Every four years, my patriotism for America reaches its peak while watching the summer Olympics. I’ve always had immense respect for the athletes who work so hard to win a medal for their countries. As a little girl, I greatly admired gymnasts for their power and grace, just like most little girls. As I grew up, I began to realize how wonderful the Olympics can be for inspiring patriotism in people as they cheer for their nation’s finest athletes. Especially during a year of so much hardship, the Olympics often bring joy and comradery to a world that is usually quite divided.
This year, watching the Olympics has made me think about the value of sports as a whole. In my hearty 18f years of existence, I’ve come across several different cultures and their responses to sports. Recently, I’ve met more and more people who think that sports are a complete waste of time. This hatred for sports is something I feel convicted to share my opinion on, as someone who loves both the arts and athletics. So, as someone who is a fan of both sides of what is usually a very polarizing topic, here is what I have to say about sports.
Sports are so much more important than we often give them credit for. Typically, people who dislike sports point to the sports culture and regard it as a gross or unclassy way of life. While I will agree that there is a culture surrounding sports that is ugly and mildly obsessive, the same thing could be said for anything if it’s worshipped in the wrong way like sports sometimes are. Just like nobody should ignore all art and say that they’re more of a sports person, so should you never ignore the entire field of sports. You don’t have to be a Laker’s fan to appreciate basketball. You don’t even have to absolutely love sports. You just have to recognize that sports are a valid activity, just like art is.
However, I also think everyone should at least try sports once because of all the valuable things sports teach. Again, I don’t mean to say that you have to invest yourself thoroughly in sports trivia or force yourself to become the best athlete at every sport. Some people aren't meant to be athletes, and that’s OK. Even if you don’t necessarily love playing sports, you should be able to recognize that sports are good in of themselves.
But why? Why are sports so inherently good?
For so many reasons.
First, there is a certain type of excellence in being able to move one’s body in both beautiful and skillful ways. Sports are hard work. Often times, the physical aspect of sports is what’s worshipped by ‘jocks’ who only care about slamming bodies against one another, and that’s a tragedy. Bodies are wonderful and are given to us so that we might use them in excellent ways. They can do really incredible things with the right amount of training and determination, and we should recognize how cool that is. Again, not everyone is given the gift of athleticism, so it’s not as though everyone needs to become a world class gymnast. But that’s what makes the physical aspect of sports so cool. Not everyone can do them, and that only makes them more amazing. If everyone could swim the way Michael Phelps does, his swimming wouldn’t be nearly as exquisite as it is.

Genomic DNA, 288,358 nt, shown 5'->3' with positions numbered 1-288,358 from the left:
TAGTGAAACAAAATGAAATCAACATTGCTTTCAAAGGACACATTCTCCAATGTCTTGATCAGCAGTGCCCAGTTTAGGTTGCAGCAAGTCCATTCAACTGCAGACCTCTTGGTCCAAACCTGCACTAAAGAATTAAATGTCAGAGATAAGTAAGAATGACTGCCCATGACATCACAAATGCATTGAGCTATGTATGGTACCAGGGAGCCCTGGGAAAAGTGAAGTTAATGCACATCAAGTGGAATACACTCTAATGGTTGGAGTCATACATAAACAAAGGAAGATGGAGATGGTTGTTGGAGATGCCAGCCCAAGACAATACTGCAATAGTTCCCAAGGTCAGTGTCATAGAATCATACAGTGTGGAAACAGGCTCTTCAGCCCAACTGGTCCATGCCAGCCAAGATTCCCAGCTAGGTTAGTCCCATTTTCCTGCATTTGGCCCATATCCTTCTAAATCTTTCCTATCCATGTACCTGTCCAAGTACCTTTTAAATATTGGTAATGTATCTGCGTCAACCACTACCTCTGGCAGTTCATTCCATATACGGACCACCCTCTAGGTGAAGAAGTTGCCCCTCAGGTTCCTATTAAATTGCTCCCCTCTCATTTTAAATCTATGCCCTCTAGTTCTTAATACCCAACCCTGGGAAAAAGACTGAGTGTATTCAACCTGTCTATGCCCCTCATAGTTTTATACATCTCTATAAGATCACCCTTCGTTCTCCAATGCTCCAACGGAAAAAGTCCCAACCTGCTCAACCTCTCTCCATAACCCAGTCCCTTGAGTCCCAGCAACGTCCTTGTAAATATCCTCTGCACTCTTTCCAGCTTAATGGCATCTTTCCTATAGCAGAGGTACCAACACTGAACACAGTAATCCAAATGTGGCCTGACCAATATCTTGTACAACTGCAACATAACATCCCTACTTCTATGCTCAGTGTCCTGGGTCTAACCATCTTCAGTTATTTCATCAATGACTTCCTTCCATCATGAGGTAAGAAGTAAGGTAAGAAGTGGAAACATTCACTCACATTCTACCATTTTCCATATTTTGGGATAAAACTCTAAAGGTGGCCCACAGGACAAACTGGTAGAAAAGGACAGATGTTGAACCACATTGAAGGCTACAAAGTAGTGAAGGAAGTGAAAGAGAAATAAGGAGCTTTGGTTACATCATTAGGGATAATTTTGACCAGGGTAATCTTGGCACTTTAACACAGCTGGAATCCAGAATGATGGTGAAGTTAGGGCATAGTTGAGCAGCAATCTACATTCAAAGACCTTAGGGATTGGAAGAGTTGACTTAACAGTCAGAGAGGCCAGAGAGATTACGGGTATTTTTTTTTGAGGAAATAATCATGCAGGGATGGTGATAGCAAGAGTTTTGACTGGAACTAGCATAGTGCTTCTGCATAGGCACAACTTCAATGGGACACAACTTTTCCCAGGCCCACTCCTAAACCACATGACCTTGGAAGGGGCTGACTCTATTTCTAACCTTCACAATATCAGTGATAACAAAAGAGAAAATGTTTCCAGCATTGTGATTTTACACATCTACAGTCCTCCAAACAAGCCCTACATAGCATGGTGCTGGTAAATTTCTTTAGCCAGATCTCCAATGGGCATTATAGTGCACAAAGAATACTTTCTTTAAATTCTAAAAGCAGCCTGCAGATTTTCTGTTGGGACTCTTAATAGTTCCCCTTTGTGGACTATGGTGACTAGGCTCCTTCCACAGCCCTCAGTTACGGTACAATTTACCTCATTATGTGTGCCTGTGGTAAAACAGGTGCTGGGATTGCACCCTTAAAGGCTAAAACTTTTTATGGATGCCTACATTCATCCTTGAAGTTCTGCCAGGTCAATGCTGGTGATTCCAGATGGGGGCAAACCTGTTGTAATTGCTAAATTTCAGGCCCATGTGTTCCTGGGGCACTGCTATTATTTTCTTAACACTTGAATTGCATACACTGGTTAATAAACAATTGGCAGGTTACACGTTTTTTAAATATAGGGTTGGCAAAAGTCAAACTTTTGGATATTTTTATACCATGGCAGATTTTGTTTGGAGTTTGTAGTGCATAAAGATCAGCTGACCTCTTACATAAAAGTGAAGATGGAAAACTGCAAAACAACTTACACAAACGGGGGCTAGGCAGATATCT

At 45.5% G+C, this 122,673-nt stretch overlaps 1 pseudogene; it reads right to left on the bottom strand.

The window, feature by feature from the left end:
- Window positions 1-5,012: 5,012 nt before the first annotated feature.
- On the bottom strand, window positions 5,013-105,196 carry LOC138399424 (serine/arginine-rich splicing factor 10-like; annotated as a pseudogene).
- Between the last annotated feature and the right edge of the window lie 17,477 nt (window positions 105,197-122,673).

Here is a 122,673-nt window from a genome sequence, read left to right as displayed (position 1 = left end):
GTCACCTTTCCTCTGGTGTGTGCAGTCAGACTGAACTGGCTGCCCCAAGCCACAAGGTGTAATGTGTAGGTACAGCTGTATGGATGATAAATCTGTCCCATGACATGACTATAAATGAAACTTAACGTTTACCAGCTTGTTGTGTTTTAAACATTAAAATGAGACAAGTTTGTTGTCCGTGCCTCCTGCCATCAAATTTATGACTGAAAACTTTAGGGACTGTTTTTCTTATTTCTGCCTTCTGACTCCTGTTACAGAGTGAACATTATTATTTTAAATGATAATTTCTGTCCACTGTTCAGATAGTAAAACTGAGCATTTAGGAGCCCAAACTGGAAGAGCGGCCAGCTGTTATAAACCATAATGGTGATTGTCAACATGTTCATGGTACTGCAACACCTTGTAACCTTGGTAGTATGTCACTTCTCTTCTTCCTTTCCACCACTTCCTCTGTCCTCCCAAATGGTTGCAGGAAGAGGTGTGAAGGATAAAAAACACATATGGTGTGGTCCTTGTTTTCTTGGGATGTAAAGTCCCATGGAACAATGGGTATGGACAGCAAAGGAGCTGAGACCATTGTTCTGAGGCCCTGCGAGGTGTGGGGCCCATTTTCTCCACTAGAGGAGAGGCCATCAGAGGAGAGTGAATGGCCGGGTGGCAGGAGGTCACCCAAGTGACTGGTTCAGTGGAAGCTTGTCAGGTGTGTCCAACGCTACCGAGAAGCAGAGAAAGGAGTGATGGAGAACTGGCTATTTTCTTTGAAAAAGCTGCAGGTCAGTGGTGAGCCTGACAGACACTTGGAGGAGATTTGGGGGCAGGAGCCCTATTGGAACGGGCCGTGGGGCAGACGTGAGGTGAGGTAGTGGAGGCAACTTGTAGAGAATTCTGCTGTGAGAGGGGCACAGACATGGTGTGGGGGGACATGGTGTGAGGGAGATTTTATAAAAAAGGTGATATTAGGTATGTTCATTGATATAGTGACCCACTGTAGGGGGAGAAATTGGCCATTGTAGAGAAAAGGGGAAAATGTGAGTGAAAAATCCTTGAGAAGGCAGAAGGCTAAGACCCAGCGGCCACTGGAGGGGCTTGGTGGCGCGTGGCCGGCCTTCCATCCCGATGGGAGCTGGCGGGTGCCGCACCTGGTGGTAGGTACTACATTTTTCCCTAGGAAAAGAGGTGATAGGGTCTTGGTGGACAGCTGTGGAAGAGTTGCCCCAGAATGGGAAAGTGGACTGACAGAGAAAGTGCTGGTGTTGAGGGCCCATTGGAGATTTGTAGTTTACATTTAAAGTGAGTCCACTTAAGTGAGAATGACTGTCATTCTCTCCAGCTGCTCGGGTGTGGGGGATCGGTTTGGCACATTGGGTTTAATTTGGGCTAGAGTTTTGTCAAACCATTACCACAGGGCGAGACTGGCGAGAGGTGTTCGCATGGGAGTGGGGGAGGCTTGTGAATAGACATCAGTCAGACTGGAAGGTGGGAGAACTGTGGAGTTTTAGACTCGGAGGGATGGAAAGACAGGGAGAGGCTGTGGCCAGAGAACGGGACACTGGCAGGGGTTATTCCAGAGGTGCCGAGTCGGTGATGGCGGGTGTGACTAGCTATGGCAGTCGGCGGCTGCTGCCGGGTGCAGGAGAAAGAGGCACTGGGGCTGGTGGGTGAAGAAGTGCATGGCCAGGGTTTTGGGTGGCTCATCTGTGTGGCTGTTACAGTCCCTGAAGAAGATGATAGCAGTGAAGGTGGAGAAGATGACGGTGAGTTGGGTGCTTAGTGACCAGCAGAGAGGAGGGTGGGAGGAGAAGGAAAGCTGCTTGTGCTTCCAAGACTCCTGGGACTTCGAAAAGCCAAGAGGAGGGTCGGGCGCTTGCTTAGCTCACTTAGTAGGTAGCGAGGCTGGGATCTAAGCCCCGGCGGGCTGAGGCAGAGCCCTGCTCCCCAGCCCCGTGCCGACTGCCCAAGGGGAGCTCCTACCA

Sports also create community. Some of the best community I have ever known has come from being on a team of individuals and figuring out a way to work together to achieve something we all wanted. Being on a team of people who have a common goal of victory and success provides a special environment filled with ambition and perseverance. I often long for the days of high school volleyball when I got the chance to work diligently at bettering a skill everyday alongside other people who were doing the same thing. I miss cheering them on when they did something great. I miss laughing with them when we all horribly messed up. And I miss the joy I felt when we finally achieved working in perfect synchronization. There is such a strong bond that comes with working alongside other people who are also trying to push their bodies to do incredible things. There are other ways of finding community, obviously, and they each provide their own unique sense of teamwork. All I’m saying is that being on a sports team is one of several unique ways to work with other humans.
Lastly, and maybe most importantly, sports bring together participants and fans to enjoy something excellent. Like I said earlier, my patriotism for America reaches its fullest peak when I watch the summer Olympics. When I see my country being represented by incredible athletes who have worked for several years to be able to do the things they can, I’m immediately reminded of how good people really can be.
A few nights ago, the whole world watched two American female gymnasts, Aly Raisman and Simone Biles, compete in the individual all-around finals. The entire event was suspenseful as everyone waited to see whether it would be Russia or America that took the gold. Then, after Russia had received a relatively low score for their floor routines, Aly Raisman performed quite possibly the best routine of her life. It was nearly flawless. When she finished, Aly Raisman immediately welled up with tears, her smile beaming throughout the stadium. Just minutes later, Simone Biles performed an even better floor routine, meaning that America was going to take both gold and silver. In that moment, despite all the bad things that have happened this year in America, I immediately felt proud of my country and its inhabitants.
Sports are so good. I’m thankful for being raised to love playing sports and for my parents encouraging me to persevere in working at a sport. Being an athlete taught me so many valuable lessons throughout my childhood, and I wouldn’t have had it any other way. If you’re going to love art, love art because it’s beautiful — not because it’s not a sport. Loving the arts and loving athletics are not mutually exclusive. Seek to appreciate them both.